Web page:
Malt interest drives Scotch whisky exports

- Last updated on GMT

Related tags: Scotch whisky association, Whisky, Scotch whisky

In a difficult economic climate, Scotch whisky exports topped the
£2 billion mark for the 10th year in a row last year, helped by
increasing interest in malts. There were strong gains in Asian
markets such as Korea and Taiwan, which are just coming out of
recession, while the US regained the top spot which it lost to
Spain in 1999.

Exports of Scotch whisky broke the £2 billion (€1.46bn) barrier for the tenth successive year in 2002, a year which also marked the third best performance ever for the industry, according to figures released earlier this week by the Scotch Whisky Association (SWA​).

Nearly £2.3 billion worth of whisky was shipped to 200 countries, and there was a particularly strong performance from malt whisky, which lifted sales in both volume terms (+9.3 per cent to 46.5 million bottles) and value terms, which grew 11 per cent to £268 million.

SWA chairman Ian Good said that 90 per cent of Scotch was consumed abroad and the latest figures represented a "resilient performance in the face of tough global conditions - that is good news for jobs (65,000 jobs across the UK depend on Scotch production) and the Scottish economy."

Good continued: "The industry continues to perform strongly in established markets like the US, France and South Korea, but it is also encouraging to see increased volumes shipped to new, emerging markets such as China, Poland and Turkey. Although currently small Scotch markets, they offer enormous potential and our efforts to remove trade barriers there and elsewhere, such as India, continue. Today's figures bode well for the future health of the industry."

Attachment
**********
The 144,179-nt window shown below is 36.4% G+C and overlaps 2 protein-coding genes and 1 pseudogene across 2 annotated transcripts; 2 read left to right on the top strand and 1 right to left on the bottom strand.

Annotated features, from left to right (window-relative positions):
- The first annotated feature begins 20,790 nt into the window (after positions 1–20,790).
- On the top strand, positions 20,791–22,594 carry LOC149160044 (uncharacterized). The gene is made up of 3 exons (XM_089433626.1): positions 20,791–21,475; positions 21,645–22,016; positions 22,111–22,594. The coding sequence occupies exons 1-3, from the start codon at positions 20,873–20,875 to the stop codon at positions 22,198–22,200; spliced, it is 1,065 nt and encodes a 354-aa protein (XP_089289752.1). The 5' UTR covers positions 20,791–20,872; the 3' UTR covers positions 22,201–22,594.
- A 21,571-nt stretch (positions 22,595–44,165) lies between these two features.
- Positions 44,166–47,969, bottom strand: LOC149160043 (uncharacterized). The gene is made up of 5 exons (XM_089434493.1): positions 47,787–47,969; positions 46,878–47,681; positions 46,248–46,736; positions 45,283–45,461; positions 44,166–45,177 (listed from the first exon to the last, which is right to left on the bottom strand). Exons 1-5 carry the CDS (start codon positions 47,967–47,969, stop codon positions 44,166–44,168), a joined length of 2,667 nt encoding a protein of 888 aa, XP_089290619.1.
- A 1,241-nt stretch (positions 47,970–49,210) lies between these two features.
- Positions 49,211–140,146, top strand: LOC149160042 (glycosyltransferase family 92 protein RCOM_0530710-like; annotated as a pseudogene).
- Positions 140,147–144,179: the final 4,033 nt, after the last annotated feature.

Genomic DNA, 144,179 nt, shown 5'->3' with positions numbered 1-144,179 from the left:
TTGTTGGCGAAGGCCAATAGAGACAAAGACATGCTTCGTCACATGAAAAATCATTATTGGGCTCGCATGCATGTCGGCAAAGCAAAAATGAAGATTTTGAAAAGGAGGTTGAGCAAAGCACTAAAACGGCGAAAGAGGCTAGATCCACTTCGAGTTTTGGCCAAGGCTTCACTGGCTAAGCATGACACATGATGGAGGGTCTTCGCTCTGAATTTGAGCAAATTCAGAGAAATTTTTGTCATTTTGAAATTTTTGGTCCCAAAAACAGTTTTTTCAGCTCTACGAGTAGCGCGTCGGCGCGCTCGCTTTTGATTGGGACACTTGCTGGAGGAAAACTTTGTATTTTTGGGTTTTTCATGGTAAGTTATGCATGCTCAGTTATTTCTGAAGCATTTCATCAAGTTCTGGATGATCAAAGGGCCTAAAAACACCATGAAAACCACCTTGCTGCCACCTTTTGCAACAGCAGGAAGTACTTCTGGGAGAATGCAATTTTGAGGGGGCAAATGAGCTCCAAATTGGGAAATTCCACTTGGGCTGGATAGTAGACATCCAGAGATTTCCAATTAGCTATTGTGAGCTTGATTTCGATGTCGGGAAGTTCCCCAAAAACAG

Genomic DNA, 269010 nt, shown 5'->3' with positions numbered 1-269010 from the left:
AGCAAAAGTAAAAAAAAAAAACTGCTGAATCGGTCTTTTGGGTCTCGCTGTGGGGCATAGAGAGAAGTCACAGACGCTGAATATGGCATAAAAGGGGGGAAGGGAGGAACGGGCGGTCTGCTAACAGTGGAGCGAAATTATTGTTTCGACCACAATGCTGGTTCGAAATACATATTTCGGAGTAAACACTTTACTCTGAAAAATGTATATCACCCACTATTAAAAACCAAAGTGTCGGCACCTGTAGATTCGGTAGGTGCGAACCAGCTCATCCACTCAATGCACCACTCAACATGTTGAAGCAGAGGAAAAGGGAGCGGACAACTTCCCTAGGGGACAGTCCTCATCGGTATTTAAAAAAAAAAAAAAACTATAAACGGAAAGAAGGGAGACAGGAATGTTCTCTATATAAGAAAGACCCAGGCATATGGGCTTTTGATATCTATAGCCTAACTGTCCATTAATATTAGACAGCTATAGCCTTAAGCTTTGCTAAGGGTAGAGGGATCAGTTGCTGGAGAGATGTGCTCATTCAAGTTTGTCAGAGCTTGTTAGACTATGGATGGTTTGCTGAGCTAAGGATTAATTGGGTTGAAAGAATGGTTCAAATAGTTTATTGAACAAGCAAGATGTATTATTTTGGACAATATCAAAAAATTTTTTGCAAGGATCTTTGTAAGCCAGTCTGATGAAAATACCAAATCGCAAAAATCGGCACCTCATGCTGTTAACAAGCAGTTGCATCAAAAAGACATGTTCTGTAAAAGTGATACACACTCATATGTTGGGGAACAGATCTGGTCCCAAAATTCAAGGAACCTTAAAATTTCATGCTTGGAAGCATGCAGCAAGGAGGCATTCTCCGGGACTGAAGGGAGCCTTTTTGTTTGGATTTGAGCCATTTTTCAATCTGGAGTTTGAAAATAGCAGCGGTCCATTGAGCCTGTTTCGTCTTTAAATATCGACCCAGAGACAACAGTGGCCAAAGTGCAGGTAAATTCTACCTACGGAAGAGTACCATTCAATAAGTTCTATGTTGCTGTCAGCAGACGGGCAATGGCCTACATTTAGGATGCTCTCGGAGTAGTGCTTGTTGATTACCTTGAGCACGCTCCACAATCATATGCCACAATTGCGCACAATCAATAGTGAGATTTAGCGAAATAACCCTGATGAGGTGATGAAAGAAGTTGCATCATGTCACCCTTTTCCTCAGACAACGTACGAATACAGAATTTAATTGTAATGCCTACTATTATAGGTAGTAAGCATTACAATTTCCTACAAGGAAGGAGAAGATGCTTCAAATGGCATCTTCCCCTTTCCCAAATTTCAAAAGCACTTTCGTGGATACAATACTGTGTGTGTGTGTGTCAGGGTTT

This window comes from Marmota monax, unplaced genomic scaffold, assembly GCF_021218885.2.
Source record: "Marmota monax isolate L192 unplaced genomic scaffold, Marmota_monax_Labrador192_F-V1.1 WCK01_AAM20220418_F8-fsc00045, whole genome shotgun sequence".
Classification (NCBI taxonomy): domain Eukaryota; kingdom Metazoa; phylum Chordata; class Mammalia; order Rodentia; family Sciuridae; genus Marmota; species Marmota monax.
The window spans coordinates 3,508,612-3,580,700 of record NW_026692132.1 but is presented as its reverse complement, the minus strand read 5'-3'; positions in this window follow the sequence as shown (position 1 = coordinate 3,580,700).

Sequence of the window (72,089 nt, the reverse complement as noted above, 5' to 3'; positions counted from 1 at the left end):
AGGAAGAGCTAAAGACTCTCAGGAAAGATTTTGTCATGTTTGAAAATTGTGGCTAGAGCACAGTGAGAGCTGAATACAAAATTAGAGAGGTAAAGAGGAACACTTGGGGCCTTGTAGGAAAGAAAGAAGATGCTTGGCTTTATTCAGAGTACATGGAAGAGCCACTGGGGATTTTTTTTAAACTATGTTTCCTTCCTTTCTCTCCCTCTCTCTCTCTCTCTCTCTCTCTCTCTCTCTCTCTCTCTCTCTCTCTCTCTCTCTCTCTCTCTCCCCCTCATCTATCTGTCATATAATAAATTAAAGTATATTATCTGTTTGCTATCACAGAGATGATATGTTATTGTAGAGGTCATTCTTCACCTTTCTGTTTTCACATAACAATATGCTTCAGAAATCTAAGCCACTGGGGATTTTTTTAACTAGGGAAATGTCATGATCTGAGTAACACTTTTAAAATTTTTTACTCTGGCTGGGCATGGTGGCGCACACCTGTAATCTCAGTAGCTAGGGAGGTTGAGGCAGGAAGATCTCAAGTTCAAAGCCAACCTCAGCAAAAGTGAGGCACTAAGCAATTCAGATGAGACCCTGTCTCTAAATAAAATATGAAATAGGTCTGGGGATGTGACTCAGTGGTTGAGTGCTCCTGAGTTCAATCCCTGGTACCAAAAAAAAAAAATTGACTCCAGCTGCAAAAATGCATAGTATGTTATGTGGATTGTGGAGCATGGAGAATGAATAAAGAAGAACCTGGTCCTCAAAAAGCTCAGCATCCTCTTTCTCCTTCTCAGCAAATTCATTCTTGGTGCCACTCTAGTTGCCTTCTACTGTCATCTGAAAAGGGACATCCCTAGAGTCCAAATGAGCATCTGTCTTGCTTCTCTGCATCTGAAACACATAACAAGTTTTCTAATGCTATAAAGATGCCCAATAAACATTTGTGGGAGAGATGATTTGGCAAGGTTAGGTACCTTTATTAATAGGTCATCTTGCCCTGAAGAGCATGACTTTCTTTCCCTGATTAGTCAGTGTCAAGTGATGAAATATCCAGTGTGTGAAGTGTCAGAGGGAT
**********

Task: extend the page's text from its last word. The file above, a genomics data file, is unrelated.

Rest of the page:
Good said that another exciting trend was the welcome rise of malt whisky sales, reflecting the efforts of distillers to offer malts with different styles and characteristics to appeal to a range of people.

He said that while overall volumes were down slightly for the year, the industry remained confident that sales in markets like South America and Japan would prosper again as their economies recovered.

In value terms, sales remained level, but there were impressive increases for certain key markets, such as South Korea and Taiwan, where sales surged by 18 per cent to £196 million and 16.5 per cent to £58 million respectively. The US reclaimed top spot as the industry's most valuable market, having been displaced by Spain in 1999, with exports rising 4 per cent to over £300 million.

Global economic difficulties did, however, have a knock-on effect on the volume of exports, which fell by 6.9 per cent to 943.4 million bottles.

In the UK, assisted by five years of duty freezes that have brought stability to the market (but which have also not prevented the SWA from repeating its annual call for further cuts in duty), Scotch held firm overall at 9.5 million cases. Again, malt whisky enjoyed good growth, rising 14 per cent to 891,904 cases or 10.7 million bottles. The total UK market for Scotch was 114.6 million bottles.

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